Monday, November 9, 2015

On Feminism, Activism and Isms

But sometimes those same activist cultures can be unnecessarily exclusive – and worse, inaccessible and elitist. I even feel myself doing it sometimes:

 Or why I abandoned the "Feminist movement" in the'70s in spite of being a milk feminist. My first mistake was suggesting that an attack on "man/men" as generic was a mistake. That they should have promoted a gender specific noun for males corresponding to women, something like heman or heeman. Nope. We got to get rid of man in chairman, workman, "All Men are created equal." etc. Look how well that worked several decades later.  Well, it is a fact that all the chairs are no longer chairman of this or that and that all of the significant chairs still have men's butts glued to them.  It is also a fact that "All people are created equal" unless they are female, or non-Caucasian.  (At least they changed the box from Caucasian to white and then fucked that up by including "Hispanic" for all non-Caucasian whites.)

Over the years I have discovered that anything that appears to be a meeting of anything resembling believers is almost certainly not user friendly for anyone but the organizers and true believers.  I find it much more useful to let others attend and read the blogs and reports of the attendees, which are either ignorable dogma or tales of exclusion, prejudice and harassment. Even "freethinkers" like skeptics and atheists are surprisingly dogmatic.  In discussing paranormal phenomenon I have lost count of the times I have heard that "Randi's million dollar prize proves that the paranormal cannot exit." Atheists are not content to ignore God and gods in their daily lives, they must prove that gods necessarily cannot exist for anybody and that all religions are horrible abusers of believers.   .  

The excuse for all the sins of the activists is that they are raising awareness, and that in order to do so the message must be focused and consistent, that is reflect the narrow and exclusionary views of the promoters.   

But it taught me a valuable lesson: the best way to support any -ism or activist is to walk their talk. It is not surprising as we see in the article, how many of the -ists don't.  I wonder how many people or corporations who wear pink ribbons on their persons or products have ever done anything at all to help with treatment or research into breast cancer except to throw some chump change into some charity without even running a Navigator on the charity?  Have the GLBTQ activists done anything but create reaction and hate for their GLBTQ neighbors walking their talk by living working, raising children, and proving to their neighbors and churches that they are simply human?  Does posting your Black Lives Matter vid of police brutality on the web do anything but insure the Police, their captive prosecutors, and the media will insure justice denied? See: what to do with your arrest video.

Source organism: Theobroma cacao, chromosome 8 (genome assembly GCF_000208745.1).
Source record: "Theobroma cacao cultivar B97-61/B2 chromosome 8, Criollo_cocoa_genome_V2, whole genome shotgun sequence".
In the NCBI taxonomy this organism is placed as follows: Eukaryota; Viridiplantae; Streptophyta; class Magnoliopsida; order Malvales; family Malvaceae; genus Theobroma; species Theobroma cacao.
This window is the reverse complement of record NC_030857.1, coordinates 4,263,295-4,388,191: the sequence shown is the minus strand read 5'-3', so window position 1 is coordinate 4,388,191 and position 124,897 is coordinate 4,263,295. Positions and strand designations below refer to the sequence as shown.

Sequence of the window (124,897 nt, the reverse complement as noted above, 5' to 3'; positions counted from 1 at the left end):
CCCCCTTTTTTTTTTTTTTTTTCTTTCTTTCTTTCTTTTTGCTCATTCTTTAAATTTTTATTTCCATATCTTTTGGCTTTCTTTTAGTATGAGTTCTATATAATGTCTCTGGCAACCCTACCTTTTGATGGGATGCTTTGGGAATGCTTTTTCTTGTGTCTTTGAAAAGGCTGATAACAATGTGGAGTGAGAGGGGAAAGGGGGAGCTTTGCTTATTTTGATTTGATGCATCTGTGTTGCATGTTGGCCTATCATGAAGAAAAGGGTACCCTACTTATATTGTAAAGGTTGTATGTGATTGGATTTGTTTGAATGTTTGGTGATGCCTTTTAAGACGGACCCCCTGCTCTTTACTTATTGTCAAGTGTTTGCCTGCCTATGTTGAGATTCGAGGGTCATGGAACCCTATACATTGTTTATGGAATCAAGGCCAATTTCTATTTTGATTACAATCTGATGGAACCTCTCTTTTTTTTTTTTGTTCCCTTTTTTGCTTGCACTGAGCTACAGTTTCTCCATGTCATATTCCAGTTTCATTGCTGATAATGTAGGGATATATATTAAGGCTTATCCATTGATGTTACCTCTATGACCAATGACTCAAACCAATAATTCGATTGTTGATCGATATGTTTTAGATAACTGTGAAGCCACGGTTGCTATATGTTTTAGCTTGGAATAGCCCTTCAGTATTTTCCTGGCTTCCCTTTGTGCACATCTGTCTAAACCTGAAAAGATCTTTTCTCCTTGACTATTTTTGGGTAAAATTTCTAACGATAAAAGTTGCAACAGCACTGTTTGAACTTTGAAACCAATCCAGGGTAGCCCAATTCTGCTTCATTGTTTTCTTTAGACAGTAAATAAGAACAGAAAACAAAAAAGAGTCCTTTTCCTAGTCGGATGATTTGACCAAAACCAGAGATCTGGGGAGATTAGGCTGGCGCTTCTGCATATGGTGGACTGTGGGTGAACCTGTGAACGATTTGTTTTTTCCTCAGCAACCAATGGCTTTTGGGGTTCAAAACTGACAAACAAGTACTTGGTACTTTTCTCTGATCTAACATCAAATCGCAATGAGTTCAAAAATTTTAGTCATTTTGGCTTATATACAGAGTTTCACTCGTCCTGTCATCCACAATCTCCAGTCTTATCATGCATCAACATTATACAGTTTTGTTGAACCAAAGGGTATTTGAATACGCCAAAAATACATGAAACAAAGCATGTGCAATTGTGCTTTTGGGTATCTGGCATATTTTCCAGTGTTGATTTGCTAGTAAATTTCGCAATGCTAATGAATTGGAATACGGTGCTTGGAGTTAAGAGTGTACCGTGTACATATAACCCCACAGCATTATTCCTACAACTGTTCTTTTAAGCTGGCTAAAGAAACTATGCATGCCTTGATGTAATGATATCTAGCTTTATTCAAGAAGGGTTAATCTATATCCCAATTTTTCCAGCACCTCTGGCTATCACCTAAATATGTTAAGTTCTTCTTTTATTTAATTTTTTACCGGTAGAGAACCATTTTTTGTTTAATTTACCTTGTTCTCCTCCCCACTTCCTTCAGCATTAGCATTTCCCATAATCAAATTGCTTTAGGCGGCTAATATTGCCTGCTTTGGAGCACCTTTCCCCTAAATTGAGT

Activism works, but it does not involve going to meetings and talking tactics.  Get a bunch of your friends together go to the city council meeting, the planning commission meeting, or if you have a lot of friends to Washington DC (Social media helps coordinate things but use email and secret groups on Facebook.  It won't stay secret but it is hard to disrupt.) While you are there making sure all of your friends are registered to vote, and will do so if only to vote the incumbents out. 

The other form of activism is using any position of privilege you might have to affirmatively support any challenge to injustice you know about.  If your significant others are challenging the system make sure that you use your LinkedIn network to help even at the cost of burning some of your own bridges. If you have that video of brutality or bullying on your thumb drive, don't just tell the victim it is there, tell them you will appear on their behalf.     

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